I don't believe politics is playing into the decline of Carl's Jr. status quo, or even within the past decade, but I do believe it played a role in the chain's demise into the 1990s - which ultimately caused it to reinvent itself. Chick-Fil-A and Hobby Lobby have been welcomed with open arms into region, so things have definitely changed since.
IMO, Carl's Jr's biggest challenge is that most of its locations are located in California, which has become a battleground for fast casual restaurants over the past decades. In-N-Out, Habit Burger, Farmer Boys, etc. have had explosive growth in the region; Chick-Fil-A, Raising Cane's and Five Guys entered the market and are posed to do the same. Whataburger was sold to a private equity firm last year, and is widely expected to target the California market. And that's just the burger joints... let's not forget about Mod Pizza, California Fish Grill, Dog Haus, etc.
Carl's Jr.'s prices are similar to these new chains, but its food is inferior. The goodwill it built from being the hometown chain was gone long before it relocated its (California) HQ from Anaheim to Nashville. Carl's Jr. isn't alone -- Burger King has shed dozens of locations in SoCal (the Chapman location in Orange -- site of a gruesome murder circa 1980 -- permanently closed a few days ago) and Wendy's (which was never nearly as big) has shrunk its footprint as well. Del Taco has acquired many of these shuttered properties, with the goal of eventually re-franchising them (but, like McD's, keeping the real estate).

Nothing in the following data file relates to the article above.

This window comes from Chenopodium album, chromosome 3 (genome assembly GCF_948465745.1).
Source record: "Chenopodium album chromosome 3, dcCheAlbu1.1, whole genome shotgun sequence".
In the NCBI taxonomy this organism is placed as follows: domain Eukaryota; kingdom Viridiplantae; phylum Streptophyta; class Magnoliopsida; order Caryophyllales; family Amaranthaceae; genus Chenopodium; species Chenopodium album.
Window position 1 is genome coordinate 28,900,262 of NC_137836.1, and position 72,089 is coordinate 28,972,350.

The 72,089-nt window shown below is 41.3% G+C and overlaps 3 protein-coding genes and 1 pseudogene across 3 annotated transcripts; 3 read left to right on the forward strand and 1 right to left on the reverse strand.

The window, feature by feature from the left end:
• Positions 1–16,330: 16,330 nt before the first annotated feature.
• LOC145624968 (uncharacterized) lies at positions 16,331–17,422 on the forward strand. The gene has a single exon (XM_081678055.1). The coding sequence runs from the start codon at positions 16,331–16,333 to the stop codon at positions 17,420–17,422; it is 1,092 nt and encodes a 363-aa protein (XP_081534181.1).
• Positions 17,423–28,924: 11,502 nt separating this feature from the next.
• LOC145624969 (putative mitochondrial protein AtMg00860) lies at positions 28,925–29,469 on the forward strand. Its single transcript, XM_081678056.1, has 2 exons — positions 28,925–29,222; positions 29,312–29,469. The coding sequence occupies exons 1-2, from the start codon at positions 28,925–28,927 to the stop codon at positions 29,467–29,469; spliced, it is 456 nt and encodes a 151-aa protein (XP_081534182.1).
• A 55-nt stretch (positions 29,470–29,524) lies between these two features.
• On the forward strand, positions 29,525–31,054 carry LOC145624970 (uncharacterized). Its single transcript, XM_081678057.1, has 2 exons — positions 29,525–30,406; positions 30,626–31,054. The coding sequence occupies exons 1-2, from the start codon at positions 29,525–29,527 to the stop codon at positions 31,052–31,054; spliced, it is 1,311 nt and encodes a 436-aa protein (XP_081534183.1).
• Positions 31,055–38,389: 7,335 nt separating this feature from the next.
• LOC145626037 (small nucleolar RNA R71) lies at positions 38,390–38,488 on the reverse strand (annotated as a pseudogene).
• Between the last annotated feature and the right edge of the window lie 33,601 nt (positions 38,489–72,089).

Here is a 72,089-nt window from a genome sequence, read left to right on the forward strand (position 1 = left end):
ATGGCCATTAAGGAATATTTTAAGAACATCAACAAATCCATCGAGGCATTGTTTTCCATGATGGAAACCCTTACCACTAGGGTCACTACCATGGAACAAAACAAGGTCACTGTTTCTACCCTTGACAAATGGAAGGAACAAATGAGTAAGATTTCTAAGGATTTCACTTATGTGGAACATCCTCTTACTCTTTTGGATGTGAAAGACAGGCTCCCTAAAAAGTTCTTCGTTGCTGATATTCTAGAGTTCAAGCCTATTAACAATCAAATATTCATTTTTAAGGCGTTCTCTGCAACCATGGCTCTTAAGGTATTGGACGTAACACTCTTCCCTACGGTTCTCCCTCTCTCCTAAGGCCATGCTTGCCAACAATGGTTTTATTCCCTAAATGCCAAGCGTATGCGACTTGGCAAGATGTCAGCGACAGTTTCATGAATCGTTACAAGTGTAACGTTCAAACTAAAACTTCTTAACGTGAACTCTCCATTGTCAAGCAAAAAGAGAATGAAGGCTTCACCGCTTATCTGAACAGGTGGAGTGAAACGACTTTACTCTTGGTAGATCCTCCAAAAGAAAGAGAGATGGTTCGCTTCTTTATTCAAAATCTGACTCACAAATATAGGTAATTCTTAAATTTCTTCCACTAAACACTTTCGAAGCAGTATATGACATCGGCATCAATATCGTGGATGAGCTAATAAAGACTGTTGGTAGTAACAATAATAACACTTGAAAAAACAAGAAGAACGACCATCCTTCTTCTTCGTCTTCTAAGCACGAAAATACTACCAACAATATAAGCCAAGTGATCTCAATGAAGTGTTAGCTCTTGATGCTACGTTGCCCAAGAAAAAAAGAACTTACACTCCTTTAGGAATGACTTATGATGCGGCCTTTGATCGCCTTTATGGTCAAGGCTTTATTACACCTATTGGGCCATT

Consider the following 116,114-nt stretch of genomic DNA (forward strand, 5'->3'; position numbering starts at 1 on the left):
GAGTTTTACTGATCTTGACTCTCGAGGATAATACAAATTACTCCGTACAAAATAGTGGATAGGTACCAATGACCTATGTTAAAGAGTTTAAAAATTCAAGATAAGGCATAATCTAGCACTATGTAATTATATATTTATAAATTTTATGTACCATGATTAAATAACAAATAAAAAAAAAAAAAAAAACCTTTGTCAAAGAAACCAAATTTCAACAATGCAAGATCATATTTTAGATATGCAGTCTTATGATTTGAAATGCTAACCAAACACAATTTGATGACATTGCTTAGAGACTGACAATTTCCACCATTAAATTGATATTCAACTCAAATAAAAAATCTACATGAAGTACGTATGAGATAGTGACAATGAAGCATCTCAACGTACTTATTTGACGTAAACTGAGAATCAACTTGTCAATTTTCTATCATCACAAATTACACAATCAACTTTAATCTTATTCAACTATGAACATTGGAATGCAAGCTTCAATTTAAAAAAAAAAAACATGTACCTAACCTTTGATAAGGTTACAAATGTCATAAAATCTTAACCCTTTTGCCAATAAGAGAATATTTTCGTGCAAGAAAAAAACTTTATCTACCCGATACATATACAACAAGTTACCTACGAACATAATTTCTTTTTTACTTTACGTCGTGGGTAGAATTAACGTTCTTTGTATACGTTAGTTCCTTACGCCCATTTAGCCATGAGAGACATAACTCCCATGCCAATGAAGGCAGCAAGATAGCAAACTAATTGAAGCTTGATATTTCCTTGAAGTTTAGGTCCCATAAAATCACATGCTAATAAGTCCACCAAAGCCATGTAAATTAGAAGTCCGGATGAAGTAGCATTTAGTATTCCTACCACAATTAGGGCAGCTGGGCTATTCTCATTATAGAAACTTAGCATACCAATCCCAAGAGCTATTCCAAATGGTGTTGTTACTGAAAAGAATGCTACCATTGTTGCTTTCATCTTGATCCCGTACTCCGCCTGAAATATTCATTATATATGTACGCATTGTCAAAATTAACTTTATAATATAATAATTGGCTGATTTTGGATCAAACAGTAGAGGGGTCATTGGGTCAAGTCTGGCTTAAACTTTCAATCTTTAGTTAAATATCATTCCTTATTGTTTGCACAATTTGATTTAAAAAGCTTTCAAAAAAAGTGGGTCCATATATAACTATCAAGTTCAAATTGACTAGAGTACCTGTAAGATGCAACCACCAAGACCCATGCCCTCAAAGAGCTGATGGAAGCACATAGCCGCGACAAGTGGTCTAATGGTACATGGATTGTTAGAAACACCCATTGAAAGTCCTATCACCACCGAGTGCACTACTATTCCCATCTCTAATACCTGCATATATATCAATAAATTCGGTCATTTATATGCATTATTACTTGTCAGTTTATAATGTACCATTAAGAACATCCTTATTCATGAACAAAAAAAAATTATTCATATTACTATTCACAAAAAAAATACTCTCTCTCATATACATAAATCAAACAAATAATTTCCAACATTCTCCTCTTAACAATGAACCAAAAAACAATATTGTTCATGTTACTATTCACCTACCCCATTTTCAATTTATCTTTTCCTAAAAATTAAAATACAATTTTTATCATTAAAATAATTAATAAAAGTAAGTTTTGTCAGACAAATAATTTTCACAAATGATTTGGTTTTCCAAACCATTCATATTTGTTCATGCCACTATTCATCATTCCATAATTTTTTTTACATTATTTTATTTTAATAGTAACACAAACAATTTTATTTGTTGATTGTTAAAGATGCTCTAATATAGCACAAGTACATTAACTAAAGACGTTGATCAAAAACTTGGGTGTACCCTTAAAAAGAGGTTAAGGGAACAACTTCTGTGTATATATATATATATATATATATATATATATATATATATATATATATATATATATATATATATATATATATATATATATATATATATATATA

The $5 "All-Star Meals," introduced in late 2017, were successful in creating excitement and driving traffic to the restaurants, but franchise owners claimed that regular patrons were trading down and thus it was cutting into profits. Many owners quickly stopped participating, and the meals were immediately dropped. The place-mats on the tray tables featured the meals for months after they were discontinued, hinting that the program was intended to last longer than it did. Stripped down versions of the meals were re-introduced last year, but at a higher price point and didn't draw anywhere near the excitement or foot traffic.
IMO, the "All-Star Meals" was a missed opportunity. I've never seen the books for any Carl's Jr., but I've seen plenty for McDonald's, Burger King and Wendy's. Many McDonald's owners I've worked with complained bitterly about the Company's promotions and pressure to keep Big Macs priced below $5 (many restaurants in SoCal have surpassed that price point within the past year), etc. And these owners aren't hurting for money. They seem to forget that it was the Dollar Menu that reversed McDonald's slide twenty years ago, and made it relevant to Millennial/Gen Z again. I'm certain many of Carl's Jr.'s owners feel the same way. I imagine that most owners at both chains are now second-generation family members, who take status quo for granted. The "All-Star Meals" could've made Carl's Jr relevant again, just like the Dollar Menu and 4-for-$4 did for McD's and Wendy's.
Regarding re-franchising... usually, when restaurants move from corporate to individual owners, things improve. Dramatically. I don't know which Carls Jr. were corporate owned and which ones weren't, so I can't comment on that. But many legacy Carls Jr. owners own the land, and these restaurants typically take up large parcels that are very valuable. Given that the interiors are often in poor shape, one has to wonder if they'll give up on the company and cash in on the real estate.
There's a legacy Carls Jr. at I-5/Lake Forest Drive. I tried to eat inside earlier this summer, but it smelled like sewage. I tried again recently, and it smelled as if they still hadn't fixed the problem (but given the cooler temperatures, it wasn't as noticeable.... I went to Farmer Boys up the street anyway). The three closest locations to this restaurant - all legacy locations - have all went out of business. I'd bet this one will meet a similar fate. There's a lot more valuable use for that property than how it's being used today (largely a haven for the local homeless population).